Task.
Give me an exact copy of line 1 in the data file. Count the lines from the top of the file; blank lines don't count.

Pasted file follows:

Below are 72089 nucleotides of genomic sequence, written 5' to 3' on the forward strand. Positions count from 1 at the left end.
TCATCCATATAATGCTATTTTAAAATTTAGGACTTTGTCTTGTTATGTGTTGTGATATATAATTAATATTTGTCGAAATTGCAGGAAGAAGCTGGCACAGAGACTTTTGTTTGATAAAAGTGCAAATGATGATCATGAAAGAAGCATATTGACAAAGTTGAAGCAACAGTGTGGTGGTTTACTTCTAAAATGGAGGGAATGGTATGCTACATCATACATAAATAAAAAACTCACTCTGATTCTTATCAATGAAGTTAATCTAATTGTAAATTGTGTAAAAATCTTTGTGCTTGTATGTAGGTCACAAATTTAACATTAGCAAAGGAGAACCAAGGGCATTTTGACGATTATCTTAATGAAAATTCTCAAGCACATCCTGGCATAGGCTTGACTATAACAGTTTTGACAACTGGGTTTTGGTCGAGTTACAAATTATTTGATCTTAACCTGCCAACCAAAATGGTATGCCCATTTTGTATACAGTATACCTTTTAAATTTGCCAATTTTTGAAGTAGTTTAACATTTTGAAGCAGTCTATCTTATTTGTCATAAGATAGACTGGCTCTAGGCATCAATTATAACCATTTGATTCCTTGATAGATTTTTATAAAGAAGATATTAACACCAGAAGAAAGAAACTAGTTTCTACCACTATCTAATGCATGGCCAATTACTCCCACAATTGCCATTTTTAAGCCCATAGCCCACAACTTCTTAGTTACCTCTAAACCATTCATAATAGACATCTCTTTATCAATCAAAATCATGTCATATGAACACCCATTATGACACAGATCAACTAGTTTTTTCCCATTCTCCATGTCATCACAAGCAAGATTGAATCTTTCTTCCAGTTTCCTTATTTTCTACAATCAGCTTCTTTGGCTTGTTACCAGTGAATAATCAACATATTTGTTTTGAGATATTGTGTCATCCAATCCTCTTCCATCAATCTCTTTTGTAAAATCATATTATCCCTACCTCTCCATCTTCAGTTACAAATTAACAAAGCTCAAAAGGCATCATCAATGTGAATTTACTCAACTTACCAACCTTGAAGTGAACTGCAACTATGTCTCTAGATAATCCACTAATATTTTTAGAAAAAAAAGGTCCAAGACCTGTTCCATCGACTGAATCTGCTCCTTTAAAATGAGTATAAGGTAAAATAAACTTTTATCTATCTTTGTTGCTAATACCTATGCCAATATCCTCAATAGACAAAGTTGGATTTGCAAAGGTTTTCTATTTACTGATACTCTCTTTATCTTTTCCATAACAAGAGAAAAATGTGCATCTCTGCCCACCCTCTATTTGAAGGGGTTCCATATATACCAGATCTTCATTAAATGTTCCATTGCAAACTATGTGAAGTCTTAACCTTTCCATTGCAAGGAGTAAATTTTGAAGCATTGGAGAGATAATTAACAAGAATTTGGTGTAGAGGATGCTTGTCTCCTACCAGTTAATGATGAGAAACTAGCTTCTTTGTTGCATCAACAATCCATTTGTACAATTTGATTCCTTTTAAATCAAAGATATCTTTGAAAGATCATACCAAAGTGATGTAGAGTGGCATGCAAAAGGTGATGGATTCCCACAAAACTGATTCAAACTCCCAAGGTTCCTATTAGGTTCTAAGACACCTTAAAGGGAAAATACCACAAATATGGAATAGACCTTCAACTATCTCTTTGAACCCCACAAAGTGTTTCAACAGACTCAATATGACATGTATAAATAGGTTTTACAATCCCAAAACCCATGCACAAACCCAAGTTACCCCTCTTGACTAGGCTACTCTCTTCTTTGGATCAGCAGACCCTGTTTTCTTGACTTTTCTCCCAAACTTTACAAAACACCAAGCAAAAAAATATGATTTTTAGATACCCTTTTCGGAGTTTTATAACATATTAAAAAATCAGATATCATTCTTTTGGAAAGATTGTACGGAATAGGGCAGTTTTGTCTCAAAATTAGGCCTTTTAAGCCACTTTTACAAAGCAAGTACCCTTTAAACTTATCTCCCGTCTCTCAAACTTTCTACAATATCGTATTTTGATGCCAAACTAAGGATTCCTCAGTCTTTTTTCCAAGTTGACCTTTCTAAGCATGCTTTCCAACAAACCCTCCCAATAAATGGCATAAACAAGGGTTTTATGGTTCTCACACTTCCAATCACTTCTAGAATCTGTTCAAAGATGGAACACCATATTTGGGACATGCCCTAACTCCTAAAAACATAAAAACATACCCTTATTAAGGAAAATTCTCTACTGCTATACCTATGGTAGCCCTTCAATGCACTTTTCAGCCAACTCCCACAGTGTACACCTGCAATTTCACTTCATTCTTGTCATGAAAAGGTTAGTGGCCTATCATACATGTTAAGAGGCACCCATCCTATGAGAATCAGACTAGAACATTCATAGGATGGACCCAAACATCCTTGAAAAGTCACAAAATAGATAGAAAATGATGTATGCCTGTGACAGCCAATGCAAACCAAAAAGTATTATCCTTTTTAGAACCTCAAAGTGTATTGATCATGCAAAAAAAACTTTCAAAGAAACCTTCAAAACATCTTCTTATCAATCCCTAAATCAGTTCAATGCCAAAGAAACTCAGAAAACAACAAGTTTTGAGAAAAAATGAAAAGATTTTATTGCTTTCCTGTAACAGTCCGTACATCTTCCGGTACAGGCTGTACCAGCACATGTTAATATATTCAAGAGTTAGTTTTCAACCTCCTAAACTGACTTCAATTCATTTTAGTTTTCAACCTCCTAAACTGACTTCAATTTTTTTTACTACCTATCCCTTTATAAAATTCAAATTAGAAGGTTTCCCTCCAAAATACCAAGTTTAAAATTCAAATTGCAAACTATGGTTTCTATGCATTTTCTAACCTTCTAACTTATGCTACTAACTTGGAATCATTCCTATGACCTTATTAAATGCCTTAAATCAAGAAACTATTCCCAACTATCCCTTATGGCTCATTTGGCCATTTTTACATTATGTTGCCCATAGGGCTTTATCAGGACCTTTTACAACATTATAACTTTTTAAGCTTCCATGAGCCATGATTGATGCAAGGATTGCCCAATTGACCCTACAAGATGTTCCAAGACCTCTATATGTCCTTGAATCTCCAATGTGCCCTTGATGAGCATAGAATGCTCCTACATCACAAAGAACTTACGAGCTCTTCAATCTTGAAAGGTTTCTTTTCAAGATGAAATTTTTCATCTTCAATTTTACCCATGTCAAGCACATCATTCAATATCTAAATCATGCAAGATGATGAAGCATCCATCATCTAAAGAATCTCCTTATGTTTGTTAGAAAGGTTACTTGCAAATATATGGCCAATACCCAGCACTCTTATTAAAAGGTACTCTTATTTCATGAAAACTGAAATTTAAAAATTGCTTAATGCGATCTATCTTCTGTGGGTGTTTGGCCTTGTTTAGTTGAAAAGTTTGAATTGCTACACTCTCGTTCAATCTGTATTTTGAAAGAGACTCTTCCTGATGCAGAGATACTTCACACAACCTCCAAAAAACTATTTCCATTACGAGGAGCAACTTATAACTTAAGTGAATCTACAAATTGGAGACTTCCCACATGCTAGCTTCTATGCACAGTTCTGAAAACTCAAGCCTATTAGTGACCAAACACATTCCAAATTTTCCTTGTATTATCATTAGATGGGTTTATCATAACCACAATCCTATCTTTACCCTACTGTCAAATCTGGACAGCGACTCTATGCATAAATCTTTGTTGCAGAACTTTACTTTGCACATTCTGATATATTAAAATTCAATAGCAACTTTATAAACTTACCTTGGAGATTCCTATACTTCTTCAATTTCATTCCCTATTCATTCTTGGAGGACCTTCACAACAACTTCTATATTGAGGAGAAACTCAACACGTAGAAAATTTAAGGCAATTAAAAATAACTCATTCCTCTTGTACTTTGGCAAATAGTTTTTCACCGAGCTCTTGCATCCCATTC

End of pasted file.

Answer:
Below are 72089 nucleotides of genomic sequence, written 5' to 3' on the forward strand. Positions count from 1 at the left end.